After the lean wartime years, and the growing middle class, came a matching reflection of plenty on our grocery shelves. The list of “advancements” from this time is long. A few: frozen convenience foods, plastic-based packaging, easy access to refrigeration, economies of scale, and governmental subsidies to large-scale agriculture. All of these fostered the growth of industrial food, which then resulted in industrial-scale waste.
Reducing food waste isn’t as simple as tossing a few carrot peels into a chicken stock. As a culture we’ve spent decades buying perfectly round, blemish-free apples and carrots without wonky bumps. Outside of a few pandemic surprises—runs on toilet paper and hand sanitizer—we expect to see our supermarket shelves laden with goods. But peek in the trash bins behind the store and you’ll find all of this edible, nutritious food in the trash because it’s less than perfect: dairy products with a best-by date past its prime, day-old baked goods, brown bananas, and overripe berries.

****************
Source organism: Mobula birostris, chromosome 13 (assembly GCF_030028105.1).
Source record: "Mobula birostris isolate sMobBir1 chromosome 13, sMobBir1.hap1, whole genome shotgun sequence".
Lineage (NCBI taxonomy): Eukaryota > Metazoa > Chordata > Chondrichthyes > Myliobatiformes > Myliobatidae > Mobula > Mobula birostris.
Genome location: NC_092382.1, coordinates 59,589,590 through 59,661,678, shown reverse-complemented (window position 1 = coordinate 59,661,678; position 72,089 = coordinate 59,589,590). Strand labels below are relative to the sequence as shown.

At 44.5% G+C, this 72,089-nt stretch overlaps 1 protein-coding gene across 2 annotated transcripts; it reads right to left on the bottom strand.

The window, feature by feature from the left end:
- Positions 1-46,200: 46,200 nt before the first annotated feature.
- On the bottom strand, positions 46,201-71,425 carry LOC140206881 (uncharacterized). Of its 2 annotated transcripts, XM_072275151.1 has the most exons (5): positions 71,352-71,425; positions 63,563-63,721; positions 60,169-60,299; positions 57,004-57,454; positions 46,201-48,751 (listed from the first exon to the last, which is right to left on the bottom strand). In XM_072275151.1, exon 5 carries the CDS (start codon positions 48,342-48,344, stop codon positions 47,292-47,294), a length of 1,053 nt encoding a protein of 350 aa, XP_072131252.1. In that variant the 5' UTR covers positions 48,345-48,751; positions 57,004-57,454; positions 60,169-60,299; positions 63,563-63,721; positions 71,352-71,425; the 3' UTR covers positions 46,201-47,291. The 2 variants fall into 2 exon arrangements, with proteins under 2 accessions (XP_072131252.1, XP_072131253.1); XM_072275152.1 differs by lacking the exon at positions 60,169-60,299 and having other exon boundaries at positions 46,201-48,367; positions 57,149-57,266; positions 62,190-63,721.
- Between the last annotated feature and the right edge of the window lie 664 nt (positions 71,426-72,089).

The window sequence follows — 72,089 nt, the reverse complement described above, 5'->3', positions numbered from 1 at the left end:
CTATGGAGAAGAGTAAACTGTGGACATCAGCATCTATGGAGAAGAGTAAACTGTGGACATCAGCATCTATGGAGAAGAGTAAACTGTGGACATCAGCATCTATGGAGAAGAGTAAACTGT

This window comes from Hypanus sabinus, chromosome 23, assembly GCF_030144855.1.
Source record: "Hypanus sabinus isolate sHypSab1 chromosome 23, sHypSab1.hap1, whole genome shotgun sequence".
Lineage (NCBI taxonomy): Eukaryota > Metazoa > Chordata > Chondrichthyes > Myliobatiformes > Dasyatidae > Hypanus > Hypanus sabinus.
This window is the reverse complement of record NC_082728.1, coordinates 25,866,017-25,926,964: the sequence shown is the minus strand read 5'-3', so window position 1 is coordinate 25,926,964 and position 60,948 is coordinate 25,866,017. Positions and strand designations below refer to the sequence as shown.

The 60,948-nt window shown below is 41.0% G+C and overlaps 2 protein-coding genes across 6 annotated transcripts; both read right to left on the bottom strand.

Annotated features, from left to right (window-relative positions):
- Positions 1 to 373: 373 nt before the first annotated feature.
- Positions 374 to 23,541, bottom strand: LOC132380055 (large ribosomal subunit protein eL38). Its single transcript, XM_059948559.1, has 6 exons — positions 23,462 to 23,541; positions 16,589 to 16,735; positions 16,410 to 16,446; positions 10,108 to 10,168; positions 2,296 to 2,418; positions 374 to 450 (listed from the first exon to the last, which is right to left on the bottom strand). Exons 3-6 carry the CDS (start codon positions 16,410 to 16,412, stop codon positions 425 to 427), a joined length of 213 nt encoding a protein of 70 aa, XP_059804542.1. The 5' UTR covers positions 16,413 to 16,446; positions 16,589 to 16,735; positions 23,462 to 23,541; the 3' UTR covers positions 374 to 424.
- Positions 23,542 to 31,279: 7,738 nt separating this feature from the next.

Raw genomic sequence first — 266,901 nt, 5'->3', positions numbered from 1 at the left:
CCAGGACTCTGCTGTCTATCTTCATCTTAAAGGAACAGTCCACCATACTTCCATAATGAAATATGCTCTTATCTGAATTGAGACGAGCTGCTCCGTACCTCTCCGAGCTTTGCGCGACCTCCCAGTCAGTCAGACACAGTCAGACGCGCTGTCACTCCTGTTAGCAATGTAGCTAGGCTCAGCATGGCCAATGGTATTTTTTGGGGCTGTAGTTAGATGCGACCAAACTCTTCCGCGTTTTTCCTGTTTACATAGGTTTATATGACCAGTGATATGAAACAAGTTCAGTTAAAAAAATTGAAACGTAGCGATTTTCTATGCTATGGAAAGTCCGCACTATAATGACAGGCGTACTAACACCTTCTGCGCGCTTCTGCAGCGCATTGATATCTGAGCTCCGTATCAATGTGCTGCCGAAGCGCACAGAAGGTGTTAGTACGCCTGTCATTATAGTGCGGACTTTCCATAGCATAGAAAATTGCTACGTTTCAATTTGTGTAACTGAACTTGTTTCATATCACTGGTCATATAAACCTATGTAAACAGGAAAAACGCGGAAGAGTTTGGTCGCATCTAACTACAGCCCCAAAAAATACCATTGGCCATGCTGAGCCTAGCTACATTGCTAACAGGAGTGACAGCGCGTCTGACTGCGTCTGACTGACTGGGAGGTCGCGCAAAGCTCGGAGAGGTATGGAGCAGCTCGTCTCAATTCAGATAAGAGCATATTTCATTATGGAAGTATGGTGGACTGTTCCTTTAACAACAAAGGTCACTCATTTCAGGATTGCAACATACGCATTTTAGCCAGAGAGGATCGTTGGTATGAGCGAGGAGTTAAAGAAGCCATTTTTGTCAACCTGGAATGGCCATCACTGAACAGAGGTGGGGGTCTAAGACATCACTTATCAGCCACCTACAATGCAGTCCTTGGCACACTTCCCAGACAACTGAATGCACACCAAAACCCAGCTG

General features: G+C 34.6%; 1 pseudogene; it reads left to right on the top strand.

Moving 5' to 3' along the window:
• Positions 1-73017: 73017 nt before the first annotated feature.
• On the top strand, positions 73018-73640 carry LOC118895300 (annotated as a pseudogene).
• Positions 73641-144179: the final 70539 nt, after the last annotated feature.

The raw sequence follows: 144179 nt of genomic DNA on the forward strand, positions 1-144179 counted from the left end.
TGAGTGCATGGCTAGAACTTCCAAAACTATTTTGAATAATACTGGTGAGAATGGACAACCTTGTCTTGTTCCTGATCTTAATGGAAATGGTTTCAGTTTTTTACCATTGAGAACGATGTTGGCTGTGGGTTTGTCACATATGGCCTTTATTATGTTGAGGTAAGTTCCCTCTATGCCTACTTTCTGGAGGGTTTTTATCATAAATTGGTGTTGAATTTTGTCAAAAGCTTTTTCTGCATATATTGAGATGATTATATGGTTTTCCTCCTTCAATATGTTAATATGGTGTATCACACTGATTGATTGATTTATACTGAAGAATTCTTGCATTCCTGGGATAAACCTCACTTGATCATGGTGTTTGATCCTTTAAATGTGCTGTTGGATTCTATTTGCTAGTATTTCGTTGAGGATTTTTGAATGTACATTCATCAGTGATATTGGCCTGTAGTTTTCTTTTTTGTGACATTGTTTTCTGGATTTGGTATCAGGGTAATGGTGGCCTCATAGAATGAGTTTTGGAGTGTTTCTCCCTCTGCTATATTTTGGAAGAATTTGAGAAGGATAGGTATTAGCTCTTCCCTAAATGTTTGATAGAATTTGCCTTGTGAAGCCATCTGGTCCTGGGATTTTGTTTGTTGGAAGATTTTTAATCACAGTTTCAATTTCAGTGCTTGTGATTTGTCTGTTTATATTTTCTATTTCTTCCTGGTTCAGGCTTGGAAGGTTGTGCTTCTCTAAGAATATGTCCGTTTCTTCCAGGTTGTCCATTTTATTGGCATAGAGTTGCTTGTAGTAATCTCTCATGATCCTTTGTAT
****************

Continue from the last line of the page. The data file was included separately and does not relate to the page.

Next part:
After decades of being ignored, food waste is officially top of mind. Innovative chefs created pop-up restaurants themed around “wasted food,” one-off ticketed events were organized around showcasing food supply inefficiencies, and for-profit companies were created by do-gooders eager to utilize hidden elements of our food system. In its trend report for 2021, Whole Foods noted “a huge rise in packaged products that use neglected and underused parts of an ingredient as a path to reducing food waste.”
Terminology varies for this tossed treasure. “Wasted food” is what the NRDC calls it in an effort to “signal a shift in thinking by indicating that it’s good food, not trash.” I prefer the term “lost food,” used at Expo West by Walter Robb, former co-CEO of Whole Foods. An upside of this term is that it shifts the implied blame in the word “waste” to the more empathetic word “lost.” Lost means we can find it again. It can be rescued and reinvented.
Industrial symbiosis, the technical name for this field, is indeed good for the planet, but it doesn’t address our tendency toward over-consumption, and food manufacturers’ predilection to support and urge it on. It doesn’t lessen the inequality in our pantries: those of us with a year’s supply of snacks in our cupboards and others with barely enough to get through the day or week. Whether products made from upcycled ingredients are healthy, or whether they perpetuate an American diet reliant on snack foods—and our hardwired brain chemistry that can’t resist crunchy, salty, and fatty—remains to be seen.
Excerpted from Technically Food: Inside Silicon Valley’s Mission to Change What We Eat. Used with the permission of the publisher, Abrams Press, an imprint of ABRAMS. Copyright © 2021 by Larissa Zimberoff.